The Taming Rises Only if You Ignore How Low it Stoops

I read (and watched—which I now do for most of the plays; thanks to the local library and BBC Shakespeare) the Taming of the Shrew. I found it offensive in its treatment of women and that I could only say I liked it if I read it symbolically. Symbolic of what? I’ll get to that.

The words and phrases that came to mind as I read the play were tearing down others, manipulation of others for self-interest, tough love (if it’s love at all), deceit, cabal, humiliation, subjection, submission–and all this to poor, harmless Kate!

As I read the play, I wasn’t getting much from it, but kept looking for something good in it. I found it in reading it as symbolic of submission to God’s will. Here’s how it works: We are all like Kate: spoiled, selfish, rebellious, strong-willed, but God wants to make more of us than we are capable of making ourselves. But this re-creation is not through a soft life and easy work; it’s through a difficult, demanding, sometimes sorrowful path that he converts us to something better than we were, something better than ourselves. We are, during at least part of the process, like Kate, willfully fighting the transformation and the joy God promises us.

In the play, Kate begins to blossom into a strong, capable woman only after she submits to the humbling machinations of Petruchio. When she gives up her will and accepts his as always superior to her own, she begins to blossom in self-confidence, trust, happiness. This Kate-Petruchio relationship seems unrealistic and chauvinistic, but if you substitute God for Petruchio and each of us for Kate, it begins to seem real, profound and ennobling. It is through substituting God’s will for our own that we begin to blossom in confidence, trust and happiness. There, the play (and Shakespeare’s reputation) is saved.

Because I found symbolic meaning in the play, I’ll give it three Bards: 




Quotes that appealed to me for various reasons:

Tranio: …Do as adversaries do in law,–Strive mightily, but eat and drink as friends.

Petruchio: And where two raging fires meet together, they do consume the thing that feeds their fury….

Peter: He kills her in her own humour.

Petruchio: This is a way to kill a wife with kindness. And thus I’ll curb her mad and headstrong humour. (I’m not sure we use this Shakespearean phrase as he used it here. What Petruchio was doing to Kate was essentially torture.)

Petruchio: For ’tis the mind that makes the body rich; and as the sun breaks through the darkest clouds, so honour peereth in the meanest habit.

Biondello: Forgot you! No, sir: I could not forget you, for I never saw you before in all my life.

I apologize for the following quote. It’s too long, but the interchange is too wonderful leave out, occurring at the critical moment when the shrew’s will is finally brought into obedience:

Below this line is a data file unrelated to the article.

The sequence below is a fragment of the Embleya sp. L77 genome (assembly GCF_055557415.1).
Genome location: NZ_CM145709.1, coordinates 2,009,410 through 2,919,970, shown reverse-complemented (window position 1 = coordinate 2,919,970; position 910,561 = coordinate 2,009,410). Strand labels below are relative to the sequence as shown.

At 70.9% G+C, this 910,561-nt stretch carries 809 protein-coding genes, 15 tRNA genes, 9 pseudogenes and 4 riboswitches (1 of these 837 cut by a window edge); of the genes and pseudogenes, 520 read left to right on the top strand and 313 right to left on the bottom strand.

Petruchio: …how bright and goodly shines the moon!

Katharina: The moon! the sun: it is not moonlight now.

Petruchio: I say it is the moon that shines so bright.

Katharina: I know it is the sun that shines so bright.

Petruchio: Now, by my mother’s son, and that’s myself,
It shall be moon, or star, or what I list,
Or ere I journey to your father’s house.—
Go on, and fetch our horses back again.—
Evermore cross’d and cross’d; nothing but cross’d!

Hortensio: Say as he says, or we shall never go.

Katharina: Forward, I pray, since we have come so far,
And be it moon, or sun, or what you please:
And if you please to call it a rush-candle,
Henceforth I vow it shall be so for me.

Petruchio: I say it is the moon.

Katharina: I know it is the moon.

Petruchio: Nay, then you lie: it is the blessed sun.

Katharina: Then, God be blessed, it is the blessed sun:
But sun it is not, when you say it is not;
And the moon changes even as your mind.
What you will have it named, even that it is;
And so it shall be so for Katharina.

A second test comes moments later:

Petruchio to Vencentio who they meet on the road:

Good morrow, gentle mistress: where away?—
Tell me, sweet Kate, and tell me truly too,
Hast thou beheld a fresher gentlewoman?
Such war of white and red within her cheeks!
What stars do spangle heaven with such beauty,
As those two eyes become that heavenly face—
Fair lovely maid, once more good day to thee:—
Sweet Kate, embrace her for her beauty’s sake.

Hortensio: ‘A will make the man mad, to make a woman of him.

Katharina: Young budding virgin, fair and fresh and sweet,
Whither away, or where is thy abode?
Happy the parents of so fair a child;
Happier the man whom favourable stars
Allot thee for his lovely bed-fellow!

Petruchio: Why, how now, Kate! I hope thou art not mad:
This is a man, old, wrinkled, faded, wither’d;
And not a maiden, as thou say’st he is.

Katharina: Pardon, old father, my mistaking eyes,
That have been so bedazzled with the sun,
That everything I look on seemeth green:
Now I perceive thou art a reverend father;
Pardon, I pray thee, for my mad mistaking.

Next Up (if you’re reading along): The Winter’s Tale

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